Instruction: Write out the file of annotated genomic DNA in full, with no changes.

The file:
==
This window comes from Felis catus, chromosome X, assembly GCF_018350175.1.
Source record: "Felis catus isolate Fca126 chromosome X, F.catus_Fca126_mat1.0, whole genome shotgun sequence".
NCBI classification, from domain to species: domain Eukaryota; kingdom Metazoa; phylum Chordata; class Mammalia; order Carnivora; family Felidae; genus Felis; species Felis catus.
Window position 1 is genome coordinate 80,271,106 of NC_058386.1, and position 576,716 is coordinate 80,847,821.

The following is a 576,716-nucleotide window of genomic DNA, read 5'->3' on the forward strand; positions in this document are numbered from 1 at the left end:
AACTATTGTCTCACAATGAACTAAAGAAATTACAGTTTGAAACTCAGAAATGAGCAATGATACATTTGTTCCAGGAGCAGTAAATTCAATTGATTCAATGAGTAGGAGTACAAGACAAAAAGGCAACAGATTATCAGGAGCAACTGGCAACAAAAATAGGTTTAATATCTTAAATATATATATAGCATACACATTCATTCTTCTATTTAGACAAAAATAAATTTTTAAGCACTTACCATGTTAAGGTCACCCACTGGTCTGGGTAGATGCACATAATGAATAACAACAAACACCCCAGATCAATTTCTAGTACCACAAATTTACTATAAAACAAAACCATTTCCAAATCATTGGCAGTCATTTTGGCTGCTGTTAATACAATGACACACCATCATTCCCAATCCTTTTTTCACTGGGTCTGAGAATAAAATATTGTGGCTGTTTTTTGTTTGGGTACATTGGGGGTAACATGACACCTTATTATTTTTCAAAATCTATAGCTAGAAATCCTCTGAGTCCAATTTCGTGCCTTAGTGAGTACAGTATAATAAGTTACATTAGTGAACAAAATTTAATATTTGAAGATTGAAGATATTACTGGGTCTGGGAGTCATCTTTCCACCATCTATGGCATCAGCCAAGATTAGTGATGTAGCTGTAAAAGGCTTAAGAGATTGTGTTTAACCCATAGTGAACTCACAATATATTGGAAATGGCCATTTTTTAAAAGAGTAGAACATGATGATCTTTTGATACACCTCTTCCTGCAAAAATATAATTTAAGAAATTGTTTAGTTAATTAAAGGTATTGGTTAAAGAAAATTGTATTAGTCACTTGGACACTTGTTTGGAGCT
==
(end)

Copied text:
This window comes from Felis catus, chromosome X, assembly GCF_018350175.1.
Source record: "Felis catus isolate Fca126 chromosome X, F.catus_Fca126_mat1.0, whole genome shotgun sequence".
NCBI classification, from domain to species: domain Eukaryota; kingdom Metazoa; phylum Chordata; class Mammalia; order Carnivora; family Felidae; genus Felis; species Felis catus.
Window position 1 is genome coordinate 80,271,106 of NC_058386.1, and position 576,716 is coordinate 80,847,821.

The following is a 576,716-nucleotide window of genomic DNA, read 5'->3' on the forward strand; positions in this document are numbered from 1 at the left end:
AACTATTGTCTCACAATGAACTAAAGAAATTACAGTTTGAAACTCAGAAATGAGCAATGATACATTTGTTCCAGGAGCAGTAAATTCAATTGATTCAATGAGTAGGAGTACAAGACAAAAAGGCAACAGATTATCAGGAGCAACTGGCAACAAAAATAGGTTTAATATCTTAAATATATATATAGCATACACATTCATTCTTCTATTTAGACAAAAATAAATTTTTAAGCACTTACCATGTTAAGGTCACCCACTGGTCTGGGTAGATGCACATAATGAATAACAACAAACACCCCAGATCAATTTCTAGTACCACAAATTTACTATAAAACAAAACCATTTCCAAATCATTGGCAGTCATTTTGGCTGCTGTTAATACAATGACACACCATCATTCCCAATCCTTTTTTCACTGGGTCTGAGAATAAAATATTGTGGCTGTTTTTTGTTTGGGTACATTGGGGGTAACATGACACCTTATTATTTTTCAAAATCTATAGCTAGAAATCCTCTGAGTCCAATTTCGTGCCTTAGTGAGTACAGTATAATAAGTTACATTAGTGAACAAAATTTAATATTTGAAGATTGAAGATATTACTGGGTCTGGGAGTCATCTTTCCACCATCTATGGCATCAGCCAAGATTAGTGATGTAGCTGTAAAAGGCTTAAGAGATTGTGTTTAACCCATAGTGAACTCACAATATATTGGAAATGGCCATTTTTTAAAAGAGTAGAACATGATGATCTTTTGATACACCTCTTCCTGCAAAAATATAATTTAAGAAATTGTTTAGTTAATTAAAGGTATTGGTTAAAGAAAATTGTATTAGTCACTTGGACACTTGTTTGGAGCT